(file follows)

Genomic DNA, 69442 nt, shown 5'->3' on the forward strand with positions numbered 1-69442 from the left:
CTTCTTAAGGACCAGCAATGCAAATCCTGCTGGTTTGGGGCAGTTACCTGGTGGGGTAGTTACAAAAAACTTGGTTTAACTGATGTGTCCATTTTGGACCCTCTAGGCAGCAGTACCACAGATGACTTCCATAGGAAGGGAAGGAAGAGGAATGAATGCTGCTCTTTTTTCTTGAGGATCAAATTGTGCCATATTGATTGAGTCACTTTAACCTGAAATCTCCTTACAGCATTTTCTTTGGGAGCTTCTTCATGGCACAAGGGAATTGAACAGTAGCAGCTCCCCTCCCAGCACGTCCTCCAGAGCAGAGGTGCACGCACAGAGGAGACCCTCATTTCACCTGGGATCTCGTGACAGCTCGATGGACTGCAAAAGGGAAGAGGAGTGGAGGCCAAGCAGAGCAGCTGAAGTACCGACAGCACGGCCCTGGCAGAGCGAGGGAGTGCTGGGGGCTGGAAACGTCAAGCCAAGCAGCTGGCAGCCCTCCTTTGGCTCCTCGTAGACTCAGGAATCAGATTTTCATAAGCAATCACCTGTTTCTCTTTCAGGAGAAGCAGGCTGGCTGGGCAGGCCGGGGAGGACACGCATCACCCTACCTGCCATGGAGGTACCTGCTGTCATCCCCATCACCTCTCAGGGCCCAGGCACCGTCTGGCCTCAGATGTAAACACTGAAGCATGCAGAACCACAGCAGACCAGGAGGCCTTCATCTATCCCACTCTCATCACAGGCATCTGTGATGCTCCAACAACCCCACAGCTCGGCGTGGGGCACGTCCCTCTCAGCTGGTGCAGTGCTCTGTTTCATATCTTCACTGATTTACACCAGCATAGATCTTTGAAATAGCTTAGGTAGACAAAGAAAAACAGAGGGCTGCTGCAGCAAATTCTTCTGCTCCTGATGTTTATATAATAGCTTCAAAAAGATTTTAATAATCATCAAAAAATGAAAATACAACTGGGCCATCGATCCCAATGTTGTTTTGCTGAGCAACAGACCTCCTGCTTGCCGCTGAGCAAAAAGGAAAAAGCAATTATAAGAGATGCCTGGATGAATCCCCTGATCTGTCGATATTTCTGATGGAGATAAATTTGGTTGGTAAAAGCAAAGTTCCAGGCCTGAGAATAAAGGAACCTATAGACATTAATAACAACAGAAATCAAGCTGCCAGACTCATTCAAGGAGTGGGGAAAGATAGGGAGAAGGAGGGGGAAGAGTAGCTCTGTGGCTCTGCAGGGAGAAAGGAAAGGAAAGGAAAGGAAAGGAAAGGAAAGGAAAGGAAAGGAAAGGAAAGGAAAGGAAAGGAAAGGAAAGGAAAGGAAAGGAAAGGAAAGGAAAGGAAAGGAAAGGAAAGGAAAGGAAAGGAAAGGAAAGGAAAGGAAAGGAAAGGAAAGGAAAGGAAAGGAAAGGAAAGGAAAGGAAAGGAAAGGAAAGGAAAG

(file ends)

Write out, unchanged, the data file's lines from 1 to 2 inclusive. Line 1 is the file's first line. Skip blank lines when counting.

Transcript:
Genomic DNA, 69442 nt, shown 5'->3' on the forward strand with positions numbered 1-69442 from the left:
CTTCTTAAGGACCAGCAATGCAAATCCTGCTGGTTTGGGGCAGTTACCTGGTGGGGTAGTTACAAAAAACTTGGTTTAACTGATGTGTCCATTTTGGACCCTCTAGGCAGCAGTACCACAGATGACTTCCATAGGAAGGGAAGGAAGAGGAATGAATGCTGCTCTTTTTTCTTGAGGATCAAATTGTGCCATATTGATTGAGTCACTTTAACCTGAAATCTCCTTACAGCATTTTCTTTGGGAGCTTCTTCATGGCACAAGGGAATTGAACAGTAGCAGCTCCCCTCCCAGCACGTCCTCCAGAGCAGAGGTGCACGCACAGAGGAGACCCTCATTTCACCTGGGATCTCGTGACAGCTCGATGGACTGCAAAAGGGAAGAGGAGTGGAGGCCAAGCAGAGCAGCTGAAGTACCGACAGCACGGCCCTGGCAGAGCGAGGGAGTGCTGGGGGCTGGAAACGTCAAGCCAAGCAGCTGGCAGCCCTCCTTTGGCTCCTCGTAGACTCAGGAATCAGATTTTCATAAGCAATCACCTGTTTCTCTTTCAGGAGAAGCAGGCTGGCTGGGCAGGCCGGGGAGGACACGCATCACCCTACCTGCCATGGAGGTACCTGCTGTCATCCCCATCACCTCTCAGGGCCCAGGCACCGTCTGGCCTCAGATGTAAACACTGAAGCATGCAGAACCACAGCAGACCAGGAGGCCTTCATCTATCCCACTCTCATCACAGGCATCTGTGATGCTCCAACAACCCCACAGCTCGGCGTGGGGCACGTCCCTCTCAGCTGGTGCAGTGCTCTGTTTCATATCTTCACTGATTTACACCAGCATAGATCTTTGAAATAGCTTAGGTAGACAAAGAAAAACAGAGGGCTGCTGCAGCAAATTCTTCTGCTCCTGATGTTTATATAATAGCTTCAAAAAGATTTTAATAATCATCAAAAAATGAAAATACAACTGGGCCATCGATCCCAATGTTGTTTTGCTGAGCAACAGACCTCCTGCTTGCCGCTGAGCAAAAAGGAAAAAGCAATTATAAGAGATGCCTGGATGAATCCCCTGATCTGTCGATATTTCTGATGGAGATAAATTTGGTTGGTAAAAGCAAAGTTCCAGGCCTGAGAATAAAGGAACCTATAGACATTAATAACAACAGAAATCAAGCTGCCAGACTCATTCAAGGAGTGGGGAAAGATAGGGAGAAGGAGGGGGAAGAGTAGCTCTGTGGCTCTGCAGGGAGAAAGGAAAGGAAAGGAAAGGAAAGGAAAGGAAAGGAAAGGAAAGGAAAGGAAAGGAAAGGAAAGGAAAGGAAAGGAAAGGAAAGGAAAGGAAAGGAAAGGAAAGGAAAGGAAAGGAAAGGAAAGGAAAGGAAAGGAAAGGAAAGGAAAGGAAAGGAAAGGAAAGGAAAGGAAAGGAAAGGAAAGGAAAGGAAAGGAAAG